• Prevent children from playing in bare soil; if possible, provide them with sandboxes. Parents should plant grass on areas of bare soil or cover the soil with grass seed, mulch, or wood chips if possible. Until the bare soil is covered, parents should move play areas away from the bare soil and away from the house. If using a sandbox, parents should also cover the box when not in use to prevent cats from using it as a litter box. That will help protect children from exposure to animal waste.

Recursos (en español)

Resources (websites)

Program Websites

Childhood Blood Lead Testing

Blood levels are classified as either confirmed or unconfirmed. Blood lead levels are confirmed by either one venous test or two capillary or unknown specimen tests less than 12 weeks apart. Unconfirmed blood lead levels are results without a confirmatory test within 12 weeks.

Confirmed and Unconfirmed Blood Lead Levels

Blood levels are classified as either confirmed or unconfirmed. Blood lead levels are confirmed by either one venous test or two capillary or unknown specimen tests less than 12 weeks apart. Unconfirmed blood lead levels are results without a confirmatory test within 12 weeks.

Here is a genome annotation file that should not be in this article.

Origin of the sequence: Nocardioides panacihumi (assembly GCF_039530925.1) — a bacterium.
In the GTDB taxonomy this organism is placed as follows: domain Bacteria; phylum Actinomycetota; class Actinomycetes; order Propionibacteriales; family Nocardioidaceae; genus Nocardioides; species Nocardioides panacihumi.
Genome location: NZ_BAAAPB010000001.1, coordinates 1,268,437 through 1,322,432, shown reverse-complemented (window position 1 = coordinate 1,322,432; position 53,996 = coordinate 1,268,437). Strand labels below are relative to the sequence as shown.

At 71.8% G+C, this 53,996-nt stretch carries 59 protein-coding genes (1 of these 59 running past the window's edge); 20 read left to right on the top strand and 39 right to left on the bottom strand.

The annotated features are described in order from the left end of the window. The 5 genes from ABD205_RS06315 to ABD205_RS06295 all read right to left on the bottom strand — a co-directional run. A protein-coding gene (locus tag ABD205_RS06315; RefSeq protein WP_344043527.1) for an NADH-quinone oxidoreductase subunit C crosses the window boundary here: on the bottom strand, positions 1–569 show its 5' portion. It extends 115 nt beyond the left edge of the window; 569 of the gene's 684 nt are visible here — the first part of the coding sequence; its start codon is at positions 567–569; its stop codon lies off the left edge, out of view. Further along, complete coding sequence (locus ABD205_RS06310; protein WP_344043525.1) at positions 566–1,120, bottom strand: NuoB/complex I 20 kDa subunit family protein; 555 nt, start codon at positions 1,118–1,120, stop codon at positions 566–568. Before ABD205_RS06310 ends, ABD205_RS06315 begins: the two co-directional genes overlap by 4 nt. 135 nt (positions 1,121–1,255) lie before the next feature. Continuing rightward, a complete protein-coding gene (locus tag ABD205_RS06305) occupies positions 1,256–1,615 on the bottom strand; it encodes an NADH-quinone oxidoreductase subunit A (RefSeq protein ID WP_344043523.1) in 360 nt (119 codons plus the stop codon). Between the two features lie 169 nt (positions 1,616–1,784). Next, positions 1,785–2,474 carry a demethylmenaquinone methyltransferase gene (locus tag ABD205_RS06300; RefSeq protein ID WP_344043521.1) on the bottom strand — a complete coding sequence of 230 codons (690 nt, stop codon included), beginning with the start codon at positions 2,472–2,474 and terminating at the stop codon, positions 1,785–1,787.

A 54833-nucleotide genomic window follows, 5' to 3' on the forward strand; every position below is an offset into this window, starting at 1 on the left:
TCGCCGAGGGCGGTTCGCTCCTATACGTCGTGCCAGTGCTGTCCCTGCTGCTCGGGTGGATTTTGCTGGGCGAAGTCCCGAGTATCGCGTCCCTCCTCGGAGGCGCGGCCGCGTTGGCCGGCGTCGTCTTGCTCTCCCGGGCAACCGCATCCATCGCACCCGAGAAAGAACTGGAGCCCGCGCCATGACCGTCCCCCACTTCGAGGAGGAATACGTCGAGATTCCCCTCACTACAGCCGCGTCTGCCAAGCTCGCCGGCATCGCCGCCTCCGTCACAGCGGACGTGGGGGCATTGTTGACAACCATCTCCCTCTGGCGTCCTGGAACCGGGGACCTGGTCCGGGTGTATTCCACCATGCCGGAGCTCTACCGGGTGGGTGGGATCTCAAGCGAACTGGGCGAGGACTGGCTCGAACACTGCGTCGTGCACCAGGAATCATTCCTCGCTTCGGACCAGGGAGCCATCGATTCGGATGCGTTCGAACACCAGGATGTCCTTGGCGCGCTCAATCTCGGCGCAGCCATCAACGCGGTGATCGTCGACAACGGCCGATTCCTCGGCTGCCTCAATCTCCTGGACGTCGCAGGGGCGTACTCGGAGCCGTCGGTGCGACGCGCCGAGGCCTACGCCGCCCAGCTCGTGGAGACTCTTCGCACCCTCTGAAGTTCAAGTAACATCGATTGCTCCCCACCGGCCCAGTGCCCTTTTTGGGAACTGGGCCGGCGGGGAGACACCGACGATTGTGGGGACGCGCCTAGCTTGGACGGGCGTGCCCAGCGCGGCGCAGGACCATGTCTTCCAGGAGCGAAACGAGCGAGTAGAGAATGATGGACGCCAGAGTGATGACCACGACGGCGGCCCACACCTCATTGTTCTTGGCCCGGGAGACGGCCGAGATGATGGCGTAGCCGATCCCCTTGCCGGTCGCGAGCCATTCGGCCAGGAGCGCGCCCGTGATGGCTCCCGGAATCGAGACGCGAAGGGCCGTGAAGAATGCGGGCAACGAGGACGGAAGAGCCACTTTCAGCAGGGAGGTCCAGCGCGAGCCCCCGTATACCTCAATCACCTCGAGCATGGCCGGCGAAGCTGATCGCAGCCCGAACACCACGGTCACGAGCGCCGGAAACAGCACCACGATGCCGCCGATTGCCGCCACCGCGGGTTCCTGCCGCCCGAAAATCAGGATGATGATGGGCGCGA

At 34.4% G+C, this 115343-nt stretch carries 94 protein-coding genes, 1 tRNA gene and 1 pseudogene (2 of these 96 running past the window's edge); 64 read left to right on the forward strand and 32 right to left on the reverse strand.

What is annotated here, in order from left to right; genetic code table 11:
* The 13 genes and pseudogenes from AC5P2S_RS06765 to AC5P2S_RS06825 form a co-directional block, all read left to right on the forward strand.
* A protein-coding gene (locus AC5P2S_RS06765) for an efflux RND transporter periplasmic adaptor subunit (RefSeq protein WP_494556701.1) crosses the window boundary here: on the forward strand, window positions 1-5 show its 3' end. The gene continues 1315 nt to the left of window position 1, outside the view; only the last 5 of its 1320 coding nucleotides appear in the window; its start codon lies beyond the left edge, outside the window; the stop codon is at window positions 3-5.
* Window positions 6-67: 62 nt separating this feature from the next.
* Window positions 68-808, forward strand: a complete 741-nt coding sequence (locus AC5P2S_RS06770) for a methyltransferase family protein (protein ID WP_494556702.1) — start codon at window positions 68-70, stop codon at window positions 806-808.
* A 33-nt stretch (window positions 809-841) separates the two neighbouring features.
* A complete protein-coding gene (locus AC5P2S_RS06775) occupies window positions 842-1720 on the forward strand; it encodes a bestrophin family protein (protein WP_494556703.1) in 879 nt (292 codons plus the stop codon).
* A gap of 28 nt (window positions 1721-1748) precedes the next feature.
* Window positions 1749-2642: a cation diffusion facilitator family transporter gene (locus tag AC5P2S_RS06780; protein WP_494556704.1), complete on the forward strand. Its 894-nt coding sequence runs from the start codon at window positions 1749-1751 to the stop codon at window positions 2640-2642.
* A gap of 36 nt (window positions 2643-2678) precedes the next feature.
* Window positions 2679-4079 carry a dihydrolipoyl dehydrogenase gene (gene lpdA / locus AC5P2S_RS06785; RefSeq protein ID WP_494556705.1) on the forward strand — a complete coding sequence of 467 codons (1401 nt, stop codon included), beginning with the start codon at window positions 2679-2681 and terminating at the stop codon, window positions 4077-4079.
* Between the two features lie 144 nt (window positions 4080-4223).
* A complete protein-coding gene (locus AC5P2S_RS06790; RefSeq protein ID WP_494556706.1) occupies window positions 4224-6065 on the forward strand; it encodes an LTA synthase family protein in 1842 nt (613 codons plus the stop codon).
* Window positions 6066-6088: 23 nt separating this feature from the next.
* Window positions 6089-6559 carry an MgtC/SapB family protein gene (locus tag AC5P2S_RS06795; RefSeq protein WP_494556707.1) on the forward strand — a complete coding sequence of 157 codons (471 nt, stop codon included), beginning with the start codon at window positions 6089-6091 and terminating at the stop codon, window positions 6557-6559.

Confirmed Blood Lead Levels

Indicator Reports



The Utah EPHT Network receives blood lead data from Utah Blood Lead Registry (UBLR). The UBLR is a database that contains the test results of blood lead tests performed on adults and children who live in Utah. The UBLR was started in 1990 and is currently maintained by the Utah Environmental Epidemiology Program (EEP). Under Utah Administrative Rule 386-703 (Injury Reporting Rule), laboratories that perform blood lead tests are required to report all results of those tests to the EEP. Currently, the reportable level in Utah is 5 micrograms per deciliter of blood. Originally, the UBLR only received reports on adults with elevated blood levels. In 1996, the EEP started collecting data on children as well.